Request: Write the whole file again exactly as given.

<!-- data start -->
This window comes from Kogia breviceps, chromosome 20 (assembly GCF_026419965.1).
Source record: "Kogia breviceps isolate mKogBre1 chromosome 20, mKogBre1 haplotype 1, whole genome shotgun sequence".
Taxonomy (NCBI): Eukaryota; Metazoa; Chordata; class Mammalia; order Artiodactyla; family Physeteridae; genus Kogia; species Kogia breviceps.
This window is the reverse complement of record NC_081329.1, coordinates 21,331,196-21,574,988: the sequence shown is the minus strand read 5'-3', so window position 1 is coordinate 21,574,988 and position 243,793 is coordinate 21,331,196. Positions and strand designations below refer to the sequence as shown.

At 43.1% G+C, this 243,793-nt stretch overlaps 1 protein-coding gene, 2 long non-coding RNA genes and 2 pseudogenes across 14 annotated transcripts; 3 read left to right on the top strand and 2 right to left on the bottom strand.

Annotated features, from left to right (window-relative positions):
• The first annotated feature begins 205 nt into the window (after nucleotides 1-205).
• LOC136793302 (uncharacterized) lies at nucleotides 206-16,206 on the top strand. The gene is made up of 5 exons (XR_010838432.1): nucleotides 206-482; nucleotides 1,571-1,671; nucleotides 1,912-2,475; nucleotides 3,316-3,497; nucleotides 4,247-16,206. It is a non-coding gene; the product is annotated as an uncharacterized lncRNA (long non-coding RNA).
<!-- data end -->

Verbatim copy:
This window comes from Kogia breviceps, chromosome 20 (assembly GCF_026419965.1).
Source record: "Kogia breviceps isolate mKogBre1 chromosome 20, mKogBre1 haplotype 1, whole genome shotgun sequence".
Taxonomy (NCBI): Eukaryota; Metazoa; Chordata; class Mammalia; order Artiodactyla; family Physeteridae; genus Kogia; species Kogia breviceps.
This window is the reverse complement of record NC_081329.1, coordinates 21,331,196-21,574,988: the sequence shown is the minus strand read 5'-3', so window position 1 is coordinate 21,574,988 and position 243,793 is coordinate 21,331,196. Positions and strand designations below refer to the sequence as shown.

At 43.1% G+C, this 243,793-nt stretch overlaps 1 protein-coding gene, 2 long non-coding RNA genes and 2 pseudogenes across 14 annotated transcripts; 3 read left to right on the top strand and 2 right to left on the bottom strand.

Annotated features, from left to right (window-relative positions):
• The first annotated feature begins 205 nt into the window (after nucleotides 1-205).
• LOC136793302 (uncharacterized) lies at nucleotides 206-16,206 on the top strand. The gene is made up of 5 exons (XR_010838432.1): nucleotides 206-482; nucleotides 1,571-1,671; nucleotides 1,912-2,475; nucleotides 3,316-3,497; nucleotides 4,247-16,206. It is a non-coding gene; the product is annotated as an uncharacterized lncRNA (long non-coding RNA).